Andrew Wakefield, the doctor who launched -- in firebomb fashion -- the allegation that childhood vaccines increase the risk of autism was excoriated again this week, and by now the story is in the details.
The new reports published in the British Medical Journal explain not only the liberties taken with the research, but also just how extreme those liberties were. Original Booster Shots post: Wakefield's paper linking MMR vaccine and autism a fraud on the scale of Piltdown man, BMJ editorial says.
The impact of such liberties -- a charitable word, considering the extent of the data manipulation -- can't be denied.
As an infectious disease specialist says in this story from WGN in Chicago:
"The major hysteria that this created is, it caused a real drop in vaccination rates for the MMR vaccine. And this has resulted, especially in Europe, in outbreaks in measles, in mumps. It's a major disservice to all the children who did not get vaccinated, and a lot of it has been perpetuated since that time by the anti-vaccine movement."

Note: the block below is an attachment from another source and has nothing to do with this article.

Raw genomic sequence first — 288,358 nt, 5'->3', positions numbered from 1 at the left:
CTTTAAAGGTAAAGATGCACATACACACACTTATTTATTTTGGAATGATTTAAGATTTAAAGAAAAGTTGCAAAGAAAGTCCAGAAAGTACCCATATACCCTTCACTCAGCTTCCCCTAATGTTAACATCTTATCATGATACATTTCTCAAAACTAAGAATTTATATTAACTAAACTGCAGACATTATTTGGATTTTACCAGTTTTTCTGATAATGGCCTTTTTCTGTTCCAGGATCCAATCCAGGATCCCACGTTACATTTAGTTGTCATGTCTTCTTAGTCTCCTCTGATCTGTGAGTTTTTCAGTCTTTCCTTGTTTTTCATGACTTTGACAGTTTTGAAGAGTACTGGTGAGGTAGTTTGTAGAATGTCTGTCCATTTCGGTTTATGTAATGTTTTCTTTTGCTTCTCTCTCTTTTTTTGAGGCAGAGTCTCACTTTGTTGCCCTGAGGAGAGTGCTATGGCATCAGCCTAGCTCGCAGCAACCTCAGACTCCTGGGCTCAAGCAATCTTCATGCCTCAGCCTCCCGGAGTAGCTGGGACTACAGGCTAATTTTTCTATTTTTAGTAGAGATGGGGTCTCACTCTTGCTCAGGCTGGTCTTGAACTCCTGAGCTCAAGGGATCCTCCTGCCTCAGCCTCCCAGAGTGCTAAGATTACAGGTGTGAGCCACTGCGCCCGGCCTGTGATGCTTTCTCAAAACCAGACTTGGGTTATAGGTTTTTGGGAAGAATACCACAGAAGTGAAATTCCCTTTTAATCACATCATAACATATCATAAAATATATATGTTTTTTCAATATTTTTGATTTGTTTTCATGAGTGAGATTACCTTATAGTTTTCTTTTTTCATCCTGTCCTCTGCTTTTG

True, some believers have since altered their views and moved on to other questions -- as described in this story from WXIN in Indianoplis.
But not all. Certainly not all.
This parent, quoted in the Hartford Courant's Give 'em Health blog, sums up the refusal to abandon the belief that vaccines are linked to autism:
"There are so many children that are affected, I don't think you can limit your information to this one [study] because someone didn't do the right thing," she said. "It doesn't make me all of a sudden say 'I'm going to have my child vaccinated.' "
Such adherence to a connection that seems so undoubtedly nonexistent baffles some people.
From the blog Science-based Medicine : "What I can’t figure out – I mean, really, really can’t figure out – is why the anti-vaccine movement continues to cling to Wakefield’s tattered 'science' and lionize this fraud as a hero. "
That's a good question.